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Found 33 results

  1. Hi everyone, Can anyone confirm (or refute) - have I imaged Ganymede and Europa in orbit around Jupiter or is that just wishful thinking? (Only equipment used was a Lumix G7 with 150mm zoom lens - effectively 300mm with 2x crop factor - and of course a tripod). It appears to be the case and yet I can't quite allow myself to believe it... Thanks from an old newbie.
  2. Ok. Hello. Just starting astronomy again. Would like to view/photograph moon/planets and maybe sun? What would be best scope for this? My 200p dobsonian or a skywatcher 120 refractor? I also have a goto EQ5. Thanks
  3. I took these two photos only seconds apart. The top bit I took secondly. I’m not sure what it is I’ve captured. But can anyone tell me what it could be??
  4. Posting in this forum after too long! One of the first attempts at taking photos of the moon. All photos taken using skywatcher 90mm refractor with eq2 mount, Nikon DSLR and 2x Barlow here and there. No exposure. Basic editing in cellphone. Thank you! Suggestions highly appreciated!
  5. Hi all, Absolute newby here - my first foray into astronomy. I bought a Saxon 1400mm 6" refractor secondhand complete with a EQ mount for a bargain price and I'm keen to get it working properly for both planetary and deep space observations. I invested in a few extras such as a laser collimator and a 3x barlow. I think I have a handle on how it all works including the EQ mount. I took the scope out for a test over Easter - which just happened to coincide with a ISS transit of the full moon. Rippa, I thought, that would be great to capture on my first night of observations. The problem I have is the complete inability to focus the scope to anything like sharp enough. I have some photos I took with the scope attached: The scene with the normal camera lens for my daylight practice session A shot of a distant house with the telescope (using a Nikon D7000 on a t-mount adaptor) The same house with the barlow attached A shot of the moon- no barlow - as sharp as I could get it - certainly no way to see the silhouette of the ISS with the scope this out of focus When I was collumating the scope, I noticed a that the reflection on the primary mirror was not a single spot but rather a line ... which means that the laser on the collimator target is a line rather than a dot I confirmed that this is not a problem with the shape of the laser beam coming from the collimator by showing the shape on my hand at a distance of 14m I'm not sure if the distortion of the laser is the fault of the secondary mirror or the lens(es) in the bottom of the eyepiece mount. I'm also not sure if this distortion is what is causing the inability to focus the scope, but I suspect that both issues are symptoms of the same problem. I'd appreciate any ideas on what to do next to resolve the focus issue.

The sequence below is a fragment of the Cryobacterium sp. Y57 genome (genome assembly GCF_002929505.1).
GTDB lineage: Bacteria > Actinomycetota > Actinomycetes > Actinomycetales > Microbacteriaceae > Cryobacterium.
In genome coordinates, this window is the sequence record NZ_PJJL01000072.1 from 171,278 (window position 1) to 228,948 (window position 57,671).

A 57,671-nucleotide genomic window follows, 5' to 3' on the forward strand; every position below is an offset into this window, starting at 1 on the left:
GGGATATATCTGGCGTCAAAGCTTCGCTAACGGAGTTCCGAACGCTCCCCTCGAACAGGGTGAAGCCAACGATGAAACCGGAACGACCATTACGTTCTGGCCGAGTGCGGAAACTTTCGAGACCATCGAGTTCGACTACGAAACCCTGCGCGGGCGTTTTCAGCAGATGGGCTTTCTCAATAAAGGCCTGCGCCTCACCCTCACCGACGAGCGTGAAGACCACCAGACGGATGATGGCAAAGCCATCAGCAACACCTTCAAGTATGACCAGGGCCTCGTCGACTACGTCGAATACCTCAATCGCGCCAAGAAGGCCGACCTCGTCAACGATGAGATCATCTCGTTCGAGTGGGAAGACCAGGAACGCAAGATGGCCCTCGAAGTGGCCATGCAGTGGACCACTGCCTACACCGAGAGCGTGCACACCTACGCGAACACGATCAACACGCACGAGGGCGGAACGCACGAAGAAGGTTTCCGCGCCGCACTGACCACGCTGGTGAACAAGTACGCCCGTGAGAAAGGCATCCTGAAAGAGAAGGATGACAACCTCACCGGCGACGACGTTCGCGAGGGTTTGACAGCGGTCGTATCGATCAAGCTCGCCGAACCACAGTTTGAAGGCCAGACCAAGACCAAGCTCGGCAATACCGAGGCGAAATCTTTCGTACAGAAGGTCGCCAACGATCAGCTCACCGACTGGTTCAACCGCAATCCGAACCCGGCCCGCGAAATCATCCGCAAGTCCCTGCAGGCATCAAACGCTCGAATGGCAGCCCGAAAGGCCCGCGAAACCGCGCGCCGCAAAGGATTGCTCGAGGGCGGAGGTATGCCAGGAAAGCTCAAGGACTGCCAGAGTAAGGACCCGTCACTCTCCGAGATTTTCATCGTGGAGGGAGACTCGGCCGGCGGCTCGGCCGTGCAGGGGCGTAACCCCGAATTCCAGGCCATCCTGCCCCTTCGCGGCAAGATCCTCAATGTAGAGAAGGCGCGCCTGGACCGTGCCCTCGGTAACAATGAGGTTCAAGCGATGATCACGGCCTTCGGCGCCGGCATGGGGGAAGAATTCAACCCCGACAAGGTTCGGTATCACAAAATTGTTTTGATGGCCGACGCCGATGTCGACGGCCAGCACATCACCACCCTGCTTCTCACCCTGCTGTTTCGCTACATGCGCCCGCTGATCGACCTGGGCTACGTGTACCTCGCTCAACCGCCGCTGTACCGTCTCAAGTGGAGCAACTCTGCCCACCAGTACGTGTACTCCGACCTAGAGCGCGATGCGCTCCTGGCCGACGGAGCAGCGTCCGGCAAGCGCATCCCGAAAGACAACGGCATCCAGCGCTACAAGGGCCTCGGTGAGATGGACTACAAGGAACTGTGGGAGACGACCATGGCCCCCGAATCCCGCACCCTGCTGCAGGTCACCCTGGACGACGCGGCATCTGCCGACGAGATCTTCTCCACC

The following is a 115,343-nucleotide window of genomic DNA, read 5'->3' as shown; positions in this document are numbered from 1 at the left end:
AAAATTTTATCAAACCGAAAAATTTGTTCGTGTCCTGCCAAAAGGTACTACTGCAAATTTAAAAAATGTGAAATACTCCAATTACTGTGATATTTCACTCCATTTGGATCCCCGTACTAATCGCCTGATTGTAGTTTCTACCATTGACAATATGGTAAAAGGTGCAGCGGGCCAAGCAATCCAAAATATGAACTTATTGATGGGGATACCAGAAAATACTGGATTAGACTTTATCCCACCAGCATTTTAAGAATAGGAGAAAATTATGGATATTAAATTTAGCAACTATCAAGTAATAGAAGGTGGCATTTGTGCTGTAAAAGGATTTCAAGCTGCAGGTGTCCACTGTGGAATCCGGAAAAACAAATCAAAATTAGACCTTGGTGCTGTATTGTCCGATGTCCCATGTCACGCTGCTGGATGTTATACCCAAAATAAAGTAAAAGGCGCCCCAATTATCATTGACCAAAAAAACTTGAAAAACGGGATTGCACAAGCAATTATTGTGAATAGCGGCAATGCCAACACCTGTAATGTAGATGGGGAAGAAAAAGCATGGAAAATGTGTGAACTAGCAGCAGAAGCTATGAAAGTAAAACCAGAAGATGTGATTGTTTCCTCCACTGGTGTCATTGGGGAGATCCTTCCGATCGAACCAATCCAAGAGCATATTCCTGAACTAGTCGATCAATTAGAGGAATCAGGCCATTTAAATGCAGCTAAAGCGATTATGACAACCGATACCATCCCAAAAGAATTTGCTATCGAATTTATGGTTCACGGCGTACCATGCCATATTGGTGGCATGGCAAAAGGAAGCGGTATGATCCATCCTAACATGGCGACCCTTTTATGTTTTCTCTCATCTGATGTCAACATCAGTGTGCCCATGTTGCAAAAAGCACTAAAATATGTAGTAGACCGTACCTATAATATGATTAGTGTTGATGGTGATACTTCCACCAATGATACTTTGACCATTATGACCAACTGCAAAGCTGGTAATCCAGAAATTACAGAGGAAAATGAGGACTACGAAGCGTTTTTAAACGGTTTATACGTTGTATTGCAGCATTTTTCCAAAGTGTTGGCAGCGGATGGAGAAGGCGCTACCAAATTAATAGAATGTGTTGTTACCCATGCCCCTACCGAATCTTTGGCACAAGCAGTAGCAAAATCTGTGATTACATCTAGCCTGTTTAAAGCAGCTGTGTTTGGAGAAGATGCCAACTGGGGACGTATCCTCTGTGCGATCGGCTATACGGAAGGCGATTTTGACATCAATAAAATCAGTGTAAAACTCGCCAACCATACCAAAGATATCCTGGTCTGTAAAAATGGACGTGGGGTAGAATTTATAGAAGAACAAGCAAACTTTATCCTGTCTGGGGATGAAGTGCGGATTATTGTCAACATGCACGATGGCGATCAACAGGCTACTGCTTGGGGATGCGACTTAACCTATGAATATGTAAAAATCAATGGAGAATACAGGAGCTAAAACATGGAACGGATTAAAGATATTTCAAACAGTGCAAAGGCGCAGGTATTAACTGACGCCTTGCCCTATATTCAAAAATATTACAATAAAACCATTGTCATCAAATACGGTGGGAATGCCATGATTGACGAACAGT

6. The Discovery of the Sculptor Galaxy by Miss Caroline Herschel in 1783 On the 23rd of September 1783, sitting before her telescope in the field behind the house she shared with her brother William in Datchet near Slough in the south of England, Miss Caroline Herschel "swept" the sky searching for new comets and never before seen star clusters and nebulae. On this occasion, way down in the sky, not far above the Southern horizon, Miss Herschel saw and noted down a very bright and large nebula where one had never before been recorded and that was later recognised by her brother, Sir William, as the discovery by Caroline Herschel of the nebula he listed in his catalogue as H V.1. ( circ. 1825-33, Sir John Herschel, beloved nephew of Miss Caroline Herschel ) Today we know this 'nebula' to be, not as some thought then, a swirling mass of stars and gases within our own galaxy, but rather, a galaxy not unlike our own but way more distant than the outer reaches of of own Milkyway galaxy. Given various names, Silver Dollar Galaxy, Sliver Coin Galaxy or simply by its number in the New General Catalogue, NGC 253, it is most commonly called the Sculptor Galaxy and we owe its discovery to the first female professional astronomer. Caroline Herschel ( 1750 - 1848 ) ... ( link ) ( 1782 - 1783 ) ... ... ... H V.1 Observed ( by WH ): 30 Oct 1784 128 minutes, 17 seconds following and 1 degree, 39 minutes north of referenced star Description: - cB: "confidently bright" - mE: "much extended: - sp: "south preceding" - nf: "north following" -mbF: "much brighter middle" - size: 50' x 7 or 8' from: ( link ) ............................... The location reference to H V.1 ( NGC 253 ) in William Hershel's catalogue is in relation to a star found in Flamsteed's Catalogue, 18 Pis. Aust., which is #18 in Piscis Austrainus or Epsilon PsA, the 4th magnitude star HD214748 ( HIP111954 ) ( source ) ( Plate from "Atlas Coelestis" by John Flamsteed, 1646-1719 ) ------------------------------------- William Herschel found favour with the King and was granted a position as Royal Astronomer to George III in 1782. Shortly after, William and Caroline moved from Bath to Datchet ( near Windsor ) and took up residency in a rented house which, whilst somewhat delapadated and damp, had ample accommodation and fields for William to construct and deploy the large telescopes he wished to build. It was in these grounds that Caroline set up her "Sweeper" to look for comets and doing so also discovered a number of 'nebulae' including ( in 1783 ) what was later to become known as the Sculptor Galaxy. ( The Herschel house at Datchet near Windsor ) ( The Lawn, Horton Road, Slough ( Datchet ) - Google Maps ) ............. Caroline Herschel's "Sweeper" was a 27" focal length Newtonian telescope that was supported in a kind of altitude-azimuth mount consisting of a rotating table and a small gantry and pulley system that was used to effect altitude adjustments by sliding the tube up and down against a board used to provide stability. There has been some conjecture as to the exact details of the construction, however the image below, even if perhaps not the actual instrument, gives an indication of the overal design philosophy. Late in her life Caroline Herschel recorded details of her telescope in a booklet titled "My little Newtonian sweeper": In her memoir, Caroline Herschel describes the performance of her observations as the conducting of "horizontal sweeps"; from which one might assume the task consisted of setting the altitude in accordance with the plan for the night's observing and then slowing rotating the top of the table in azimuth as one observed and noted down the objects that passed across the view in the eyepiece. However, with the arrival of this new "telescopic sweeper" in the middle of 1783, Caroline Herschel added the new method of sweeping in the vertical, as noted below in an extract from her observing book ( source for both extracts: "Caroline Herschel as observer", Michael Hoskin, Journal for the History of Astronomy, 2005 ) .... The achievement of her discovery of the 'nebula' in the Sculptor constellation was remarkable in so many ways; not the least of which being the low path in the sky that the Sculptor galaxy follows when observed from Datchet in southern England - which on the night of her observation would not have exceeded 12 degrees or so above the horizon. Today, 234 years later, and blessed with 21st century luxuries and conveniences, I write on my IPAD and flip over to my planetarium application, SkySafari, and model the sky as it was seen by Caroline Herschel from near her house on the 23rd of September, 1783 ... ( SkySafari by Simulation Curriculum )